In October 2022 the CIAG conducted an online survey where Cape Independence supporters were asked their opinions on a range of issues.
Echoing the results of professional polling and previous surveys, this survey once again reveals that, in stark contrast to how they are often portrayed, Cape Independence supporters are more civically minded, less racialised, and more economically pragmatic than those who oppose Cape Independence.
They want to build a better, functional, non-racial society where everyone can proposer. The overwhelming majority of those currently living outside the Western Cape are planning to move there.
The political parties they are most likely to vote for are the DA, the Cape Independence Party, the Freedom Front Plus, and the ACDP.
802 people took part in the survey, of which 765 said they supported Cape Independence, and where 579 currently lived in the Western Cape.
The DA remains the most popular choice for Cape Independence supporters. This survey however showed much more support for the Cape Independence Party (CIP) than any of our previous surveys or polls. It will be interesting to see if future professional polling reflects this change, or if a disproportionate number of CIP supporters took part in this survey (it was not a demographically representative sample and participants self-selected). To the best of our knowledge the link to take part in the survey was not shared on CIP platforms. Watch this space.
The survey affirmed that values historically associated with the Cape (often referred to as Cape Liberalism) still dominate the ideology of Cape Independence supporters. This is in sharp contract to the rest of South Africa which since 1994 has repeatedly elected an obviously corrupt African nationalistic government, and where racial classification and race-based policy commands widespread popular support.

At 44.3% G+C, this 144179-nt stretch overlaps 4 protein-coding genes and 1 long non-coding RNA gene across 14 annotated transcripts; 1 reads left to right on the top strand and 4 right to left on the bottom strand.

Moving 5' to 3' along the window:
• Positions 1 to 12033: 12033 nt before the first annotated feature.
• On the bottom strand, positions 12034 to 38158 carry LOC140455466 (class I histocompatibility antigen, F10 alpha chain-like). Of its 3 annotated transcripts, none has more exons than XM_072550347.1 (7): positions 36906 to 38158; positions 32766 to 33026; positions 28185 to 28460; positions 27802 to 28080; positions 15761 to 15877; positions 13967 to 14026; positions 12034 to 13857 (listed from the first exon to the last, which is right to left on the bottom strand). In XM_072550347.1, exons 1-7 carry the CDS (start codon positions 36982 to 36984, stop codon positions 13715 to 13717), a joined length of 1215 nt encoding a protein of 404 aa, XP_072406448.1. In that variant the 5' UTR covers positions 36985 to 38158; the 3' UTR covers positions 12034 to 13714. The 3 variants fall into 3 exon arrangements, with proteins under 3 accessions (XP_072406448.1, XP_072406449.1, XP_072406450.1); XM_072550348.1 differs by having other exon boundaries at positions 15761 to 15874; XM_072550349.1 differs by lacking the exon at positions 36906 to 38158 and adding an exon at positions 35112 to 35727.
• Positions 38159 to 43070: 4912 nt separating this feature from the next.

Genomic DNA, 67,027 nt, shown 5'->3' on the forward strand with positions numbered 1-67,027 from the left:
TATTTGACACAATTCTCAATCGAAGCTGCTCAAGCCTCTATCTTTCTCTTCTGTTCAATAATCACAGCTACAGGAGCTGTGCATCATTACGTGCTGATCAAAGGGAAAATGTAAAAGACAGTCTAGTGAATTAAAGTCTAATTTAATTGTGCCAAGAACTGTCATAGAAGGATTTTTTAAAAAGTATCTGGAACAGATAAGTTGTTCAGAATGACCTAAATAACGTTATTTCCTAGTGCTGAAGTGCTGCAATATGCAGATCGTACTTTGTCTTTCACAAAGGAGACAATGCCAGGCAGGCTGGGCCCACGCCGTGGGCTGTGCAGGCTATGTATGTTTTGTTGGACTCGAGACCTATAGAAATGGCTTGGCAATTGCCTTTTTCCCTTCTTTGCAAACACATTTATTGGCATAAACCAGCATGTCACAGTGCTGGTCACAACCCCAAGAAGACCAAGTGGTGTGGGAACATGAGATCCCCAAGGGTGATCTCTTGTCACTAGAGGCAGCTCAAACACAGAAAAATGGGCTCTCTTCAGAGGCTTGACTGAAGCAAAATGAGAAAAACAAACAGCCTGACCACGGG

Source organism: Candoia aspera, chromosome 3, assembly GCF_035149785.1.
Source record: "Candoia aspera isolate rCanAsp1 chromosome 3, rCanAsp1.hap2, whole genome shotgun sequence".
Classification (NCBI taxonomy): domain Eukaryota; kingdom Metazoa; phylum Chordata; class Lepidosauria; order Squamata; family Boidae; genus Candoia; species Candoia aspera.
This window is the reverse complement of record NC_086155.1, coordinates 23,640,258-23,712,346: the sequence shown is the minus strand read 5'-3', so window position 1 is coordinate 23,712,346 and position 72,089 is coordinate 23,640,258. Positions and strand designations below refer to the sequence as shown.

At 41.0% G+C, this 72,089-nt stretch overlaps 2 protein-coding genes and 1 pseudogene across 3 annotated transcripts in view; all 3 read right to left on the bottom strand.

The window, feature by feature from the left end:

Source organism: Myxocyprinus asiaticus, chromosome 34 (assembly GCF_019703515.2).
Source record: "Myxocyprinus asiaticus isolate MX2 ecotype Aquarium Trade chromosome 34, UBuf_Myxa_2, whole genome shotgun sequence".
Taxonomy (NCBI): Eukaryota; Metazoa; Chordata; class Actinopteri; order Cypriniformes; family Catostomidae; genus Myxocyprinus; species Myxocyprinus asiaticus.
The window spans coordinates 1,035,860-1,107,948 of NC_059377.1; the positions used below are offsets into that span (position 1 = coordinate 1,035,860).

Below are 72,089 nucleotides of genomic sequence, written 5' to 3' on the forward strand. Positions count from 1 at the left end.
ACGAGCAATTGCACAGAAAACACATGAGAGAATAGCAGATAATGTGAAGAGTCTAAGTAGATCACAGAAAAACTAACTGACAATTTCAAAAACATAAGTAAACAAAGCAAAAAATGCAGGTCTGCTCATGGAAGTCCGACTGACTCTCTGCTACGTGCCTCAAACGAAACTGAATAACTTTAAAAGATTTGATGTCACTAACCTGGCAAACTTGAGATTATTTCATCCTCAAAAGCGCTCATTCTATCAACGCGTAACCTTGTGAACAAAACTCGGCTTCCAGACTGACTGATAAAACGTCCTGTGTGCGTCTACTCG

Cape Independence supporters define themselves first and foremost as citizens of their chosen country as opposed to by their race, language, or culture. They are civic nationalists and Cape Independence is based upon a shared ideology. It was also notable that in the survey the WC was the least racially orientated province.
Three clear priorities for Cape Independence supporters emerged from the survey, a strong economy, functional policing, and an effective education system.
Cape Independence supporters want government to get out of the way and to allow citizens and the private sector to create a functional society where all can fulfil their true potential. Perhaps for obvious reasons, respondents in the Western Cape were more willing to allow the government to play some role in the economy than respondents from other provinces.
72% of Cape Independence supporters wanted home language education, although they were divided on whether it should continue through to university or not.
Almost all Cape Independence supporters wanted to consider and protect the environment when generating electricity, with 50% saying it should be the priority (whilst still ensuring that we have sufficient electricity).
Two thirds of Cape Independence supporters who currently live outside of the Western Cape are actively planning to relocate to the Western Cape. Only 5% are not considering it. In sharp contrast, none of those opposed to Cape Independence are actively planning to relocate.
For those of you who took part in the survey, thank you.
If you would like to see the values of those leading the drive for Cape Independence click here
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